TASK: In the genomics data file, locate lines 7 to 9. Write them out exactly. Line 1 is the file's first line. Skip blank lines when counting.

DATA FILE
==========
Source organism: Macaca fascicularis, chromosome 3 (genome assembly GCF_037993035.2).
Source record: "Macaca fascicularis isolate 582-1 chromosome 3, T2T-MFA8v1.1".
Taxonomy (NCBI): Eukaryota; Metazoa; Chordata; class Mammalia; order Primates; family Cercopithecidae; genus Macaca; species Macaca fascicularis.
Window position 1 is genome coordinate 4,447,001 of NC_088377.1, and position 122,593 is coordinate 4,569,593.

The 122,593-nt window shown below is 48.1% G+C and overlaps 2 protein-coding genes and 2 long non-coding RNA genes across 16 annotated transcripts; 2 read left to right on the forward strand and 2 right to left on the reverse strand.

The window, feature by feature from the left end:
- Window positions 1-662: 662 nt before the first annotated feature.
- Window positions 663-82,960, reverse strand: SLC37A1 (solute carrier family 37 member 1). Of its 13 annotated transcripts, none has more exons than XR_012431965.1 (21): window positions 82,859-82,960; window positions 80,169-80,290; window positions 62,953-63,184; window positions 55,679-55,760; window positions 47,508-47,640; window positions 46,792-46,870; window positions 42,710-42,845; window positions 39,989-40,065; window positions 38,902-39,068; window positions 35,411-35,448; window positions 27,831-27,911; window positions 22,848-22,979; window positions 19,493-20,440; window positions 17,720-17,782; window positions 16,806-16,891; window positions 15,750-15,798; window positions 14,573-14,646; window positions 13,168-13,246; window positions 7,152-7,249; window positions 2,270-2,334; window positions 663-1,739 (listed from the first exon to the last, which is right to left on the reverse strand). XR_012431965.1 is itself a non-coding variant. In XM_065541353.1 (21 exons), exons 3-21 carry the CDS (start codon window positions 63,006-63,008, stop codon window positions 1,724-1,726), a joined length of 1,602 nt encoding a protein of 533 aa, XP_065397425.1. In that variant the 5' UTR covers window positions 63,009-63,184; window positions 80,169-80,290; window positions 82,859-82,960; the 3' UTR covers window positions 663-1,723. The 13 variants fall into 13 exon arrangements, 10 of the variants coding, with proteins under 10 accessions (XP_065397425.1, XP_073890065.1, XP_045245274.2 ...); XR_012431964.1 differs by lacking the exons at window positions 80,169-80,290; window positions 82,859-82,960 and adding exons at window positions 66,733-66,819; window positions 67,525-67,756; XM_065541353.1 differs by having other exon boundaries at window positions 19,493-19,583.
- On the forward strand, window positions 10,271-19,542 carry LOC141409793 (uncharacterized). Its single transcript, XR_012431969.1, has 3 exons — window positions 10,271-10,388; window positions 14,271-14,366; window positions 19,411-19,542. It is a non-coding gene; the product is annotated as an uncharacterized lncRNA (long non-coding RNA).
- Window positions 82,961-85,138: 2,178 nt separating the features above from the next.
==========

- Window positions 1-662: 662 nt before the first annotated feature.
- Window positions 663-82,960, reverse strand: SLC37A1 (solute carrier family 37 member 1). Of its 13 annotated transcripts, none has more exons than XR_012431965.1 (21): window positions 82,859-82,960; window positions 80,169-80,290; window positions 62,953-63,184; window positions 55,679-55,760; window positions 47,508-47,640; window positions 46,792-46,870; window positions 42,710-42,845; window positions 39,989-40,065; window positions 38,902-39,068; window positions 35,411-35,448; window positions 27,831-27,911; window positions 22,848-22,979; window positions 19,493-20,440; window positions 17,720-17,782; window positions 16,806-16,891; window positions 15,750-15,798; window positions 14,573-14,646; window positions 13,168-13,246; window positions 7,152-7,249; window positions 2,270-2,334; window positions 663-1,739 (listed from the first exon to the last, which is right to left on the reverse strand). XR_012431965.1 is itself a non-coding variant. In XM_065541353.1 (21 exons), exons 3-21 carry the CDS (start codon window positions 63,006-63,008, stop codon window positions 1,724-1,726), a joined length of 1,602 nt encoding a protein of 533 aa, XP_065397425.1. In that variant the 5' UTR covers window positions 63,009-63,184; window positions 80,169-80,290; window positions 82,859-82,960; the 3' UTR covers window positions 663-1,723. The 13 variants fall into 13 exon arrangements, 10 of the variants coding, with proteins under 10 accessions (XP_065397425.1, XP_073890065.1, XP_045245274.2 ...); XR_012431964.1 differs by lacking the exons at window positions 80,169-80,290; window positions 82,859-82,960 and adding exons at window positions 66,733-66,819; window positions 67,525-67,756; XM_065541353.1 differs by having other exon boundaries at window positions 19,493-19,583.
- On the forward strand, window positions 10,271-19,542 carry LOC141409793 (uncharacterized). Its single transcript, XR_012431969.1, has 3 exons — window positions 10,271-10,388; window positions 14,271-14,366; window positions 19,411-19,542. It is a non-coding gene; the product is annotated as an uncharacterized lncRNA (long non-coding RNA).